By Jake Donovan
If in fact the rubber match with Timothy Bradley Jr. was the final fight in the historic career of Manny Pacquiao, then he goes out with a whimper in relation to his once lofty box office appeal.
Pay-per-view tallies are still being tallied, but industry insiders suggest that the April 9 HBO PPV headliner from the MGM Grand in Las Vegas will be lucky to tip the 400,000 buy mark. Hall of Fame promoter Bob Arum is a bit more optimistic, although even his wide-ranging estimate of “between 400,000 and 500,000 buys” is still considered a box-office flop.
“It’s a disappointment, it’s terrible,” Arum admitted during a brief exchange with BoxingScene.com. “It’s certainly not the number we hoped for, but it is what it is.”
An announced crowd of 14,665 was reported for the fight, in which Pacquiao (58-6-2, 38KOs) scored two knockdowns en route to a convincing 12-round decision. The win also netted him the vacant World welterweight championship, a record-breaking fifth lineal crown to his massive title collection.
However, Nevada State Athletic Commission records show a paid attendance of just 13,046, with the rest presumably offered as complimentary tickets. The event produced a live gate of $6,411,584, the poorest performing Pacquiao-headlined event in Las Vegas since his June ’08 knockout win of David Diaz.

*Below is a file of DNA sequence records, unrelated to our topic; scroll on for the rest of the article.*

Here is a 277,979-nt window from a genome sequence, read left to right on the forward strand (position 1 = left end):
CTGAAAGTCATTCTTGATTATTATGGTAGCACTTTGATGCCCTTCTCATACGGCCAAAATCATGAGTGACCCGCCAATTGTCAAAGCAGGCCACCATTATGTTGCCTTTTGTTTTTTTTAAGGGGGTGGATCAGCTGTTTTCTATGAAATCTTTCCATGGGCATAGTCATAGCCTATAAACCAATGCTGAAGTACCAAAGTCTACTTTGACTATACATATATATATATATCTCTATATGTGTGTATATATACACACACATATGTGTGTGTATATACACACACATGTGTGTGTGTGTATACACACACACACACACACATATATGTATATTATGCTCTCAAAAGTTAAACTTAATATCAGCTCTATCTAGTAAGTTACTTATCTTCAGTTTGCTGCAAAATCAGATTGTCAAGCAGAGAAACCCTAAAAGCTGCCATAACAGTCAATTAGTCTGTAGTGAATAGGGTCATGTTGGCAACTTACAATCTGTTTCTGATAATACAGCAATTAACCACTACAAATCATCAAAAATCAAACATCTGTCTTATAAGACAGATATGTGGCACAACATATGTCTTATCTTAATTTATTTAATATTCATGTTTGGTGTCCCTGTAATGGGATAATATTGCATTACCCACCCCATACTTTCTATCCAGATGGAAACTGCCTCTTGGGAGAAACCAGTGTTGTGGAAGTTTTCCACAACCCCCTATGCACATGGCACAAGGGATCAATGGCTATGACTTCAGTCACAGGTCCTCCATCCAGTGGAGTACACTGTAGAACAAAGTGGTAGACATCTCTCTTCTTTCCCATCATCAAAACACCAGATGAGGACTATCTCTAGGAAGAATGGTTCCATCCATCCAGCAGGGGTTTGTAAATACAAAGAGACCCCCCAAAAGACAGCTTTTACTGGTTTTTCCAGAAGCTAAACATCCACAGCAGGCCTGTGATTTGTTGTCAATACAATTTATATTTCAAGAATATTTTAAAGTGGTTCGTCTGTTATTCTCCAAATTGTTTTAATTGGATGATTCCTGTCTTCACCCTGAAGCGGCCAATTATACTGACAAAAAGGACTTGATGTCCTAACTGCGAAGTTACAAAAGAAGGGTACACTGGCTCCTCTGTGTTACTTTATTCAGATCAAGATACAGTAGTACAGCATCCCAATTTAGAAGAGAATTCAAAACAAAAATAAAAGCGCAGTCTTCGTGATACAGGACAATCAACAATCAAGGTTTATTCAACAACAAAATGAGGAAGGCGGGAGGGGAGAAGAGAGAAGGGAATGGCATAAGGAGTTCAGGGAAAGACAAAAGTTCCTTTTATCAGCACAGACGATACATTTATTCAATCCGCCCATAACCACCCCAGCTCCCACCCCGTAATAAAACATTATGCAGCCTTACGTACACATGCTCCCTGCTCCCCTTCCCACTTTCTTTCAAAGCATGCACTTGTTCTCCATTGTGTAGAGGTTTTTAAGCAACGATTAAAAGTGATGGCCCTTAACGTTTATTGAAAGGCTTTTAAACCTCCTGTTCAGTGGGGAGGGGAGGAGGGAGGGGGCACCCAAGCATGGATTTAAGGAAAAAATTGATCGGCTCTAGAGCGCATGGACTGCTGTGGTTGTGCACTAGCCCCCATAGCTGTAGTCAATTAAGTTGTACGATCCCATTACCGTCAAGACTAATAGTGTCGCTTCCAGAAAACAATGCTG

The first fight between the two – in which Bradley scored a widely disputed 12-round split decision win – sold roughly 900,000 PPV units, while pulling in a live gate of $8.963 million at the MGM Grand, which hosted all three fights. The latter amount is good for the 25th highest grossing gate of all time for boxing events in the state of Nevada – and in particular Las Vegas, regarded for decades as the boxing capital of the world.
Both marks were the best among the trilogy, with the units sold and live gate regressing with each passing fight.
The April ’14 rematch – in which Pacquiao reclaimed his welterweight belt with a clean unanimous decision - actually sold more tickets, with 14,099 in paid attendance, compared to 13,229 for the first fight in June ’12 – for a live gate of $7.865 million. The amount is #30 on the same list, and ranked ninth among Pacquiao’s best sellers in Las Vegas.
Number one, of course, was his losing effort to Floyd Mayweather last May in the highest-grossing boxing event of all time. It destroyed financial records across the board, as well as selling more PPV units (a stunning 4.6 million, ranging from $90-100 a pop) than any other boxing show in history.
The working theory is that the five-year build-up to Mayweather-Pacquiao helped – for a long stretch – drive up their marketability while their careers ran parallel. However, Mayweather’s popularity sans Pacquiao peaked with his Sept. ’13 win over Saul ‘Canelo’ Alvarez, which held industry financial records until the long-awaited Mayweather-Pacquiao super fight came along.